ISSN 1470-3947 (print) | ISSN 1479-6848 (online)

Endocrine Abstracts (2008) 16 P817

Five new mutations leading to partial deficiency of thyroxine-binding globulin

Lars C Moeller1, Philip Vinzelberg1, Joachim Pohlenz2, Andrea Jaeger1, Klaus Mann1 & Onno E Janssen1

1Department of Endocrinology, Universityhospital of Essen Medical School, Essen, Germany; 2Children’s Hospital of the Johannes Gutenberg University, Mainz, Germany.

Introduction: Thyroxine-binding globulin (TBG) is the main thyroid hormone transport protein in blood. So far, 26 TBG deficiency mutations have been reported, 7 of them leading to partial TBG deficiency. We examined T4 binding capacity and the TBG gene in patients with normal free T4 (fT4) and reduced total T4 (TT4). We present and characterize five new partial TBG deficiency mutations.

Methods: Automated chemiluminescence immunoassays were used for the determination of TSH, fT4, TT4 and TBG. In case of TBG deficiency, the extent of deficiency was determined by a TBG-specific T4-binding assay. Direct DNA sequencing of the TBG gene (exons 1-4 and the non-coding exon 0) was used to identify mutations in the propositi. To characterize the mutations, they were introduced into a TBG expression vector, which was then transfected into HepG2 cells. After 48 h, T4-binding capacity, representing TBG concentration, was measured in the media.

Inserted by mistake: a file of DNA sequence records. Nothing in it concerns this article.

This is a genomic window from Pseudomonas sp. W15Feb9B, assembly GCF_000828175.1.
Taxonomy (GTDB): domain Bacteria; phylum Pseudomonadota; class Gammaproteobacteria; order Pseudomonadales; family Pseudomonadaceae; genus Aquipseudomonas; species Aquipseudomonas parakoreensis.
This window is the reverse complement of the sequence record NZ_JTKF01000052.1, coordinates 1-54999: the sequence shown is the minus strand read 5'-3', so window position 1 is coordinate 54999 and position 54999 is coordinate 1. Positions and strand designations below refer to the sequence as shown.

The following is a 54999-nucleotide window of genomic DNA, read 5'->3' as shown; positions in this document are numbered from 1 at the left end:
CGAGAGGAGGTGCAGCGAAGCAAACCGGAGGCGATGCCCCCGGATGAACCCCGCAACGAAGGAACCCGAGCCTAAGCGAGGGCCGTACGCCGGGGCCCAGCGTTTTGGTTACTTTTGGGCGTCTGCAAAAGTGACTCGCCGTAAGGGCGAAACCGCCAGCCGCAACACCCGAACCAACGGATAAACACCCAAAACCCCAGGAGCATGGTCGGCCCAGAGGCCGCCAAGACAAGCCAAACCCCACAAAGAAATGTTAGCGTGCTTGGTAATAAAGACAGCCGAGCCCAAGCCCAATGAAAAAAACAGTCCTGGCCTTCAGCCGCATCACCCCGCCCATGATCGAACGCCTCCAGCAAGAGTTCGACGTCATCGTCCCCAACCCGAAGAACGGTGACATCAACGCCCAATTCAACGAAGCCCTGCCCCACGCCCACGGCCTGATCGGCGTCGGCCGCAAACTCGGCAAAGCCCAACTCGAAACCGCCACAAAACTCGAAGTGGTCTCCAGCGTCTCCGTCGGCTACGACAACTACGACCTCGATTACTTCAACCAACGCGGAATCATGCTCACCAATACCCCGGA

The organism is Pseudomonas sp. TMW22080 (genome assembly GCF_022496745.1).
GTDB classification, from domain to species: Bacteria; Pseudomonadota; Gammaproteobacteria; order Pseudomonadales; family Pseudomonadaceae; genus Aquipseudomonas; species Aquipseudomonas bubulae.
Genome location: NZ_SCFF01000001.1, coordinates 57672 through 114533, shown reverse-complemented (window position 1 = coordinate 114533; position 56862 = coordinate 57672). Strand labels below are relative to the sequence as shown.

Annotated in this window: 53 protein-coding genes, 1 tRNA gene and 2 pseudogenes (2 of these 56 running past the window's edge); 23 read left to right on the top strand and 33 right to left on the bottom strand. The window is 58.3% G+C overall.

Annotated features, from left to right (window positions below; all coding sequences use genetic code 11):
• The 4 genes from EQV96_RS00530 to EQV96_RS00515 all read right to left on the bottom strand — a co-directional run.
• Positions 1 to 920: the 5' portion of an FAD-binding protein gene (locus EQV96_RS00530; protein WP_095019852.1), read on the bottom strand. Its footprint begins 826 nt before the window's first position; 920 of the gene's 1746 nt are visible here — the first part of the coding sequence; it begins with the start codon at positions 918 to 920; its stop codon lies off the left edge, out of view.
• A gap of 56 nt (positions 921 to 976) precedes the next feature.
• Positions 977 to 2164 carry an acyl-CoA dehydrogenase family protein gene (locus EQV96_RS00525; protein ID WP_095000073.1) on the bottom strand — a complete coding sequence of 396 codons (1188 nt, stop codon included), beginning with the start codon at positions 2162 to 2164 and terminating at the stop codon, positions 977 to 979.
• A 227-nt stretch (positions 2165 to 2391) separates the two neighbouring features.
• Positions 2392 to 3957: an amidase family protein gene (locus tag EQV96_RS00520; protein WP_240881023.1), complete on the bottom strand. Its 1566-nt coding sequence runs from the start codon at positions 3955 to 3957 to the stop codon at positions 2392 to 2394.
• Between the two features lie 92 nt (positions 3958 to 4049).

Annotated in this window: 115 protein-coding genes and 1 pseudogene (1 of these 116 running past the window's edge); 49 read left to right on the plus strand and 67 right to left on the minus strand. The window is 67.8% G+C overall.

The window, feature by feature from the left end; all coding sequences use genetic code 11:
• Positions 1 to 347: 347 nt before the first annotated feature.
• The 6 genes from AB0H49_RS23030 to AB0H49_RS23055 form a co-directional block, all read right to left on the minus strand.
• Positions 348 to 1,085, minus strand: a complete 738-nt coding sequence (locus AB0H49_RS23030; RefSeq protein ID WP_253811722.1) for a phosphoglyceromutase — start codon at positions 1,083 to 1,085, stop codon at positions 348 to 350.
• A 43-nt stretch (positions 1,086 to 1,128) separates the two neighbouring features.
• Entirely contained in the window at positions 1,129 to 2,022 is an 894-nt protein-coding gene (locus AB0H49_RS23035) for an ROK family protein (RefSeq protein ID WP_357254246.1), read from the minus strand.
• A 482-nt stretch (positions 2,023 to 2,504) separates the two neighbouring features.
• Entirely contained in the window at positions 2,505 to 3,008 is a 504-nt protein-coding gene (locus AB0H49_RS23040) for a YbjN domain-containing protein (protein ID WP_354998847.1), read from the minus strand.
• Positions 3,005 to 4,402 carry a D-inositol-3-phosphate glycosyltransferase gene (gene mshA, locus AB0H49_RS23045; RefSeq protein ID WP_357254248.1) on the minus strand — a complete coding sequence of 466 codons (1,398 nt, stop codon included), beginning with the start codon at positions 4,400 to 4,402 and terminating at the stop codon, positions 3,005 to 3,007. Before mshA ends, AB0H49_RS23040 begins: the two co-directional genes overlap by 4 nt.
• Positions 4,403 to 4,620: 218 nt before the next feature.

Results: T4 binding capacity in media of cells transfected with a normal TBG-vector was set as 100%. T4 binding capacity in media of cells transfected with an empty vector as a negative control was 2.6%. Five TBG mutations lead to a severe reduction of T4 binding capacity, representing partial TBG deficiency: R35Q: 11.4%; S52R: 12.4%; N112L: 12.0%; R381G: 4.8%; S382R: 10.5%.

Conclusion: Mutations in the TBG gene can lead to TBG deficiency. We report 5 new partial TBG deficiency mutations and experimentally characterized their T4 binding capacity.

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